The Port of Boston is not just the site of some of America's most iconic historical moments, it is also one of the anchors of the Massachusetts economy. The port is doing well, but unfortunately, the Boston industrial real estate market is not quite reflecting the brisk business of the port.

The industrial market is at something of a crossroads. On the one hand, throughout 2006 and into 2007, the market has shown signs of growth, with rising abosrption and rents. On the other hand, industrial activity in the Boston, indeed, in the New England area, is in sharp decline, so the main tenants for industrial property are disappearing. Additionally, the industrial space is only very slowly being converted to more desirable uses such as light industrial, flex use and residential or retail use. Although leasing activity is weak, purchase of industrial property is up a bit, particular property in locations that lend themselves to eventual residential or retail uses of the property. Experts expect to have a clearer picture of the industrial market by the end of 2007.


The office market in Boston has been revitalized, and continues to be driven, by small to mid-size leases. Such leases represent the majority of transactions in the office sector and are helping to slowly absorb the available office space. The absorption isn't yet reflected in rents, which are flat, as supply still far outstrips demand. The high end office market is especially hot in 2007, but this trend has been in the making for the last several years. Investors are especially interested in Boston's prized properties. Of note is the $889 million purchase of a one million square foot downtown office property by the Fortis Property Group, an investor, not an occupant.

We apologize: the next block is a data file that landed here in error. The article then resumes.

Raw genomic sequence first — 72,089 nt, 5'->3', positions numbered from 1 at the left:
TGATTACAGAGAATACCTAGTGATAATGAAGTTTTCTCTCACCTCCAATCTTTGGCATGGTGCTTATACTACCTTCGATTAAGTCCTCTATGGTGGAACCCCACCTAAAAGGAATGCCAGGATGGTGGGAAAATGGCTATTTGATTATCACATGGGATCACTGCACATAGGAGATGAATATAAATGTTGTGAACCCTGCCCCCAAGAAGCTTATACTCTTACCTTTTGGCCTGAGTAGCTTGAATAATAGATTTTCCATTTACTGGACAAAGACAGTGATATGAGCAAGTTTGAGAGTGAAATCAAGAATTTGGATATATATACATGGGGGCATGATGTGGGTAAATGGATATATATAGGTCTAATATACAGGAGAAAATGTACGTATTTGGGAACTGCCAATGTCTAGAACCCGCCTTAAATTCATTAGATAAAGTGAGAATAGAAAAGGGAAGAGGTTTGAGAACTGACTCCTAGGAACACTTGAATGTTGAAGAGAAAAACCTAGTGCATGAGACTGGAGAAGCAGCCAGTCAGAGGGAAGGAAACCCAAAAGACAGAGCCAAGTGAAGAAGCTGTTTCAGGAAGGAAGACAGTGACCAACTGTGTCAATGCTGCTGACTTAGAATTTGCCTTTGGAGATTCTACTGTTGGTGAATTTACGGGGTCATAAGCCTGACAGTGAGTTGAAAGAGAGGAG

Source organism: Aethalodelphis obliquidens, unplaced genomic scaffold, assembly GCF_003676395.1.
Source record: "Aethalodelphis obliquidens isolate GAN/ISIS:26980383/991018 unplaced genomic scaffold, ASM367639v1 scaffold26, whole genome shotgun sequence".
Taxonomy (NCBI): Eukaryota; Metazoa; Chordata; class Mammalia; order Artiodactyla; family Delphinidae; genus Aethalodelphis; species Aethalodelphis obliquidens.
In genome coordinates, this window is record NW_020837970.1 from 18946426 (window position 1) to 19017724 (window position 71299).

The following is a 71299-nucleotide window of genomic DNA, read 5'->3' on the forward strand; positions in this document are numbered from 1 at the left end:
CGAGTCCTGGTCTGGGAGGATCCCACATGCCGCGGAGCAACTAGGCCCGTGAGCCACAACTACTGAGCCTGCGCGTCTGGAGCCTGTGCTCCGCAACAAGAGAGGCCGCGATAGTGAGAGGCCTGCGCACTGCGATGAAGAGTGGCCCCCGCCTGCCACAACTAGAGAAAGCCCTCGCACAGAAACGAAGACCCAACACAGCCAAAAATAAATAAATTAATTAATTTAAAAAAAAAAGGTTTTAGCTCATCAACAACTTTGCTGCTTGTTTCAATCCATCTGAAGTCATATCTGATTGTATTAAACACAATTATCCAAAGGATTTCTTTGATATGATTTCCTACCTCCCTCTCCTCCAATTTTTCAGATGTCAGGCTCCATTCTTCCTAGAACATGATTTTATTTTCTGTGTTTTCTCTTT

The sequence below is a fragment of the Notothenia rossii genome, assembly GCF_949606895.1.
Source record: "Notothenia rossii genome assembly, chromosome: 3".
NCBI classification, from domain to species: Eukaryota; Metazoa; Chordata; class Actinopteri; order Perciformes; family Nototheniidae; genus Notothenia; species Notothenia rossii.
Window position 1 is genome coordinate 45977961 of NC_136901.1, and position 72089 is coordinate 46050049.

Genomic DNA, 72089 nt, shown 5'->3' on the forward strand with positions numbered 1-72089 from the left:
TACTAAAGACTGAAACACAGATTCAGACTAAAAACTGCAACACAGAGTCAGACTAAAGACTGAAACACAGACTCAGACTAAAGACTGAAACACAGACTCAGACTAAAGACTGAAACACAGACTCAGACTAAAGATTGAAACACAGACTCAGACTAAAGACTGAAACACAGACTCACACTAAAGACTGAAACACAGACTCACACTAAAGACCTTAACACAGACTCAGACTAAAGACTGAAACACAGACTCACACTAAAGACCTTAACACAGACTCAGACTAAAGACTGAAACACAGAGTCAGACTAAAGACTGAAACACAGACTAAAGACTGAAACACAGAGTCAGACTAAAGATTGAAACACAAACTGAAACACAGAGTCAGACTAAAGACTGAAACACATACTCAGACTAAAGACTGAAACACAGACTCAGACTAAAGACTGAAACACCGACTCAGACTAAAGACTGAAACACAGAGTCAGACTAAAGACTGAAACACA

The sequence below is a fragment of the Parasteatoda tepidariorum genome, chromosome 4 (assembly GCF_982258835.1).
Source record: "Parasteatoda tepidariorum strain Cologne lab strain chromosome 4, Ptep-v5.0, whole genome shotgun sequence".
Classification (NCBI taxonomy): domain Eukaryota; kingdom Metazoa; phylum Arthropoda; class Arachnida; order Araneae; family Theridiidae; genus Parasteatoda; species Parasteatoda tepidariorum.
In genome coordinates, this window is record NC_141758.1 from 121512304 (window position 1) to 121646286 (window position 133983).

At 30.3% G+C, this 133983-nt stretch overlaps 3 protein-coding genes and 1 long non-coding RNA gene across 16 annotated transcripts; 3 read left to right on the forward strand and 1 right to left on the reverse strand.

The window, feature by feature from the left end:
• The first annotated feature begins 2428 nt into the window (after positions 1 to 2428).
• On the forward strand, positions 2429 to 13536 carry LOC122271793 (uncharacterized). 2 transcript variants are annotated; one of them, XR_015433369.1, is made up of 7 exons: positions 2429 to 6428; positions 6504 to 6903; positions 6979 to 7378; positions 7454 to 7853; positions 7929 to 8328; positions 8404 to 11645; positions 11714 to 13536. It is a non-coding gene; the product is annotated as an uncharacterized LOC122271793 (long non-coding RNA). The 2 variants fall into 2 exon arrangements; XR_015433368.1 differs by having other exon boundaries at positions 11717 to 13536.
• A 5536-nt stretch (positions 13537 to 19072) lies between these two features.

The retail market is also strong, particularly in South Boston, which is undergoing rapid gentrification. South Boston is now home to a number of upscale shops, resaurants and condominium developments. Vacancy rates are particularly low in the area, and on the South Shore the vacancy rate is at about 1%. Another two million square feet of development is expected to come online in the next year, and experts predict it will be easily absorped. It's not just South Boston that is hot; across the city, retail vacancies stand at about 5%. Experts believe the Boston retail market is fundamentally sound and that this is what is driving investor interest in it.